Extreme durability in ancient Roman concretes

By revealing the secrets hidden within ancient Roman architectural and marine concrete structures and young basalt at Surtsey volcano, Iceland, our investigations in cementitious materials science are opening new opportunities to develop concrete formulations with improved durability and service life.  These are mimicking the reactions that produce mineral cements in volcanic glass deposits with the objective of developing innovative materials to aid ailing concrete infrastructures and address materials encapsulation needs.

Roman concrete structures. a) The Tomb of Caecilia Metella, Rome (ca. 30 BCE), b) Sebastos Harbor in Caesarea, Israel (ca. 22–10 CE), c) Trajan’s Markets (ca. 100 CE), Museo dei Fori Imperiali, Rome. Roman concrete prototypes that grow strätlingite and Al-tobermorite mineral cements could potentially reduce greenhouse gas emissions, enhance resilience and self-healing properties, conserve resources, and greatly extend the service life of cementitious materials in concrete infrastructure and marine environments, in addition to providing long term encapsulations for hazardous wastes.
Fracture analysis of reproduction of Trajan’s Markets mortar. a) P. Brune performs a fracture testing experiment in the Winter Laboratory at Cornell University. X-ray tomography results for fractures at (b) 28 days or (c) 180 days of hydration. Well-consolidated C-A-S-H binder and strätlingite crystals form obstacles for microcrack propagation in the cementing matrix and interfacial zones of volcanic scoriae, and the cracks create segmented structures at 180 days hydration. A slow gain in strength is counterbalanced by growth of a self-reinforcing system of resilient strätlingite plates and fibers that traverse and partially fill pore spaces.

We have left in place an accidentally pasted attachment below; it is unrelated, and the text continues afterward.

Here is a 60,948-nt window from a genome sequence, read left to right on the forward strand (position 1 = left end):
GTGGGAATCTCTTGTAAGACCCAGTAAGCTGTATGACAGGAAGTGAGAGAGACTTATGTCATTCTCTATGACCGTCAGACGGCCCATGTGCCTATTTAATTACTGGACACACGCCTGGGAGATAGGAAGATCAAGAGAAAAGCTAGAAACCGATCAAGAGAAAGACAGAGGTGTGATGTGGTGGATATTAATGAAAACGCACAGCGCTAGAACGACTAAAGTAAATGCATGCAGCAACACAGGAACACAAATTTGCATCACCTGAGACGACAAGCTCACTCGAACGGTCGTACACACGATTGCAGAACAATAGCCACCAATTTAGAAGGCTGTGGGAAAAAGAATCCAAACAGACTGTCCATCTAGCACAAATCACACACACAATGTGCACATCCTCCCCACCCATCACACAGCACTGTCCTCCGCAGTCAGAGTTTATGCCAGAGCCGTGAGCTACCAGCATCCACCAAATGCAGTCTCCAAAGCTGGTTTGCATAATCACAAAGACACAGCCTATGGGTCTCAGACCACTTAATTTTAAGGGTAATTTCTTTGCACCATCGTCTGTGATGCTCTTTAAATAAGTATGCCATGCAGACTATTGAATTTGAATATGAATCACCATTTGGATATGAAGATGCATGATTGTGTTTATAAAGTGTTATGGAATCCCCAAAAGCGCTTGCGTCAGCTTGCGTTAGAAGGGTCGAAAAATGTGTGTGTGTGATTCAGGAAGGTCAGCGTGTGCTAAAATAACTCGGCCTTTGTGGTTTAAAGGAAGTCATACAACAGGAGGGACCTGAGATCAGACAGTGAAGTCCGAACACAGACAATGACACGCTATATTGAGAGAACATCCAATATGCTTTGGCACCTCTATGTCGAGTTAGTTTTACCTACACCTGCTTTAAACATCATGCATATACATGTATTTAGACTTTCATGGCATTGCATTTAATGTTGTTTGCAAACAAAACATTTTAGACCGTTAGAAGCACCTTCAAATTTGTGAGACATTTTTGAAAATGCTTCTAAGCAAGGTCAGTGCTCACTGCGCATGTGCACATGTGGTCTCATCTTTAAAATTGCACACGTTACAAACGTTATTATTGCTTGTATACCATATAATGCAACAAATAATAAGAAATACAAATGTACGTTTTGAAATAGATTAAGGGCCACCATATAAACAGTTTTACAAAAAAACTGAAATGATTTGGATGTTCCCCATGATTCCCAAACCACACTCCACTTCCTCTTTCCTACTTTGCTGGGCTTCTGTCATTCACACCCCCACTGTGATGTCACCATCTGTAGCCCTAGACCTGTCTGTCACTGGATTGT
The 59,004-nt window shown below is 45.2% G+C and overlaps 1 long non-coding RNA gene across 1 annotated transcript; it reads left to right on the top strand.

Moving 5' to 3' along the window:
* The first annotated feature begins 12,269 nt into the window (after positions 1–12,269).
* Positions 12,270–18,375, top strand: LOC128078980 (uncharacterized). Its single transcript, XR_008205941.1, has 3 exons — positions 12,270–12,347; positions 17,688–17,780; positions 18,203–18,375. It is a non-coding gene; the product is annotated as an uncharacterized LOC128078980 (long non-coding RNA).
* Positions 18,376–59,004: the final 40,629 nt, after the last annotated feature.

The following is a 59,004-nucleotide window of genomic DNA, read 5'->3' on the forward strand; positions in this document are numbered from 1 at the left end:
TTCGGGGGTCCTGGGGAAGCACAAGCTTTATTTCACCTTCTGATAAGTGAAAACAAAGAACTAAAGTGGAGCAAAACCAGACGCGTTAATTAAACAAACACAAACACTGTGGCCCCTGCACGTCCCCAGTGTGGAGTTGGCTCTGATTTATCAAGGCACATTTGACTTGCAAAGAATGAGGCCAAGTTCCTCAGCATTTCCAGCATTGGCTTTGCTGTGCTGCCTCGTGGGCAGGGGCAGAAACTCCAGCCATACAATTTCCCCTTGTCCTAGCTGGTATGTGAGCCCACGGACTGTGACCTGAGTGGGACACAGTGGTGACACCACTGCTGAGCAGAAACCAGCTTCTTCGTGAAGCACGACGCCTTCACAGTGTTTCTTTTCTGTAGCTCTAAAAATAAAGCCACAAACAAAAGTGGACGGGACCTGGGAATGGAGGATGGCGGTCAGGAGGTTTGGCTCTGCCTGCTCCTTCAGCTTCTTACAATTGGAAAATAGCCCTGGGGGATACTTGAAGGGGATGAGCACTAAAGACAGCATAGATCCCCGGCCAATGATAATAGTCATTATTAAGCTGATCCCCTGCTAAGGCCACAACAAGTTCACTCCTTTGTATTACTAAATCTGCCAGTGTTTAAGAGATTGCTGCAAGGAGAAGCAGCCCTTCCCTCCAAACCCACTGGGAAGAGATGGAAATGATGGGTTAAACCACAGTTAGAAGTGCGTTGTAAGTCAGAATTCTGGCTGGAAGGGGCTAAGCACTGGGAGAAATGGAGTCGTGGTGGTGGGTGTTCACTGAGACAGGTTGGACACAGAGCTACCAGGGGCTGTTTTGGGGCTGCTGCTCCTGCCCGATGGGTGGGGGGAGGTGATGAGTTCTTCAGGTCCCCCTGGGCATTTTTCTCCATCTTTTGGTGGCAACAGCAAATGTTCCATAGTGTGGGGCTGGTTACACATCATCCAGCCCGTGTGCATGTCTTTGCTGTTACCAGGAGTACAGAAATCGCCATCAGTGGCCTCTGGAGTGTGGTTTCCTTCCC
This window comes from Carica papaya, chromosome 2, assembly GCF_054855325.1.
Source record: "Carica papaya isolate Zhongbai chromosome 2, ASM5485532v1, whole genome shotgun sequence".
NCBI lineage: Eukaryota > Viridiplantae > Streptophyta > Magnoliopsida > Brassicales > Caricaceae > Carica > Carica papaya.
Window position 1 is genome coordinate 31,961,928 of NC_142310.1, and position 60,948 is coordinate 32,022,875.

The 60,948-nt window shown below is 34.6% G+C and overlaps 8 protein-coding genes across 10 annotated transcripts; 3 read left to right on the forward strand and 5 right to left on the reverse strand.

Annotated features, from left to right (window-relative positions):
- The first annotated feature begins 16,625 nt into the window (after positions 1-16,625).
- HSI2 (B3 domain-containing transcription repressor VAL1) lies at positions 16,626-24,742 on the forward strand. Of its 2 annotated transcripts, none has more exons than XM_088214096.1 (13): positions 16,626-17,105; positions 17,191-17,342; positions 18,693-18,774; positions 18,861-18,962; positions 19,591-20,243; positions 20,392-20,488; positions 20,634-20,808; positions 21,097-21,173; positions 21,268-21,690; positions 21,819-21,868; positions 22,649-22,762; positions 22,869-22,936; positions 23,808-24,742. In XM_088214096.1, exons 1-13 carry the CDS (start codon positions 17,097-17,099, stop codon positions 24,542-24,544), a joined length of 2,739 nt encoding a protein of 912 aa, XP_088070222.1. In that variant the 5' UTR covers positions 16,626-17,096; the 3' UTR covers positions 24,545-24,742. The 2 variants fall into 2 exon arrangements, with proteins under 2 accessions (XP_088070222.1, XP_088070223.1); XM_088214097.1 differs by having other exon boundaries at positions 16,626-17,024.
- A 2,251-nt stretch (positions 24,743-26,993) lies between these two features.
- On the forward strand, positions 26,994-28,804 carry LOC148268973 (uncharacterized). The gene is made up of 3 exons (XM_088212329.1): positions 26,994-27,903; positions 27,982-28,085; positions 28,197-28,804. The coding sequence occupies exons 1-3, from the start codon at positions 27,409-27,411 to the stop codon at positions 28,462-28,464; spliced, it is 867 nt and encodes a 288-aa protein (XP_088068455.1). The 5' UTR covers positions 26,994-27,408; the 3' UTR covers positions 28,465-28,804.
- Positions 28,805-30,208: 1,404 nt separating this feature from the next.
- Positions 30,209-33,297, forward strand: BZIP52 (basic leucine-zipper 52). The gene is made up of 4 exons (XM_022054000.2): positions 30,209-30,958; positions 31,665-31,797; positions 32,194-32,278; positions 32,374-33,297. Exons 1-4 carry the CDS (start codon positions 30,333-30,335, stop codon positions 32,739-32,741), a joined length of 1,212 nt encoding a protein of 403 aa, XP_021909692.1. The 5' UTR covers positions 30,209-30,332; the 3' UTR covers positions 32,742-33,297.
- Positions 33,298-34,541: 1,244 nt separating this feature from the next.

Surtsey volcano in Iceland (a, b) is the location of the 2017 International Continental Scientific Drilling Program SUSTAIN project. c) Scanning electron microscope-secondary electron image of Al-tobermorite from SE-03 core at 124°C and a 147-m inclined depth below the surface. Mineralogical and geochemical studies of the basaltic tuff over a wide range of temperatures and fluid compositions are providing new insights into beneficial corrosion reactions in concretes with glass aggregates.

Marie D. Jackson1, John P. Oleson2, Juhyuk Moon3, Yi Zhang4, Heng Chen5, and Magnus T. Gudmundsson6

1 Department of Geology and Geophysics, University of Utah, Salt Lake City, Utah   . Juhyuk Moon is assistant pro-fessor in the a. Heng Chen and Yi Zhang are Ph.D. students in the  and ,

2 Department of Greek and Roman Studies, University of Victoria, Canada

3 Department of Civil and Environmental Engineering, Seoul National University, South Korea

4 Singapore National University, Singapore

5 Department of Civil Engineering, Southeast University, Nanjing, China

6 Institute of Earth Sciences, University of Iceland, Reykjavik, Iceland

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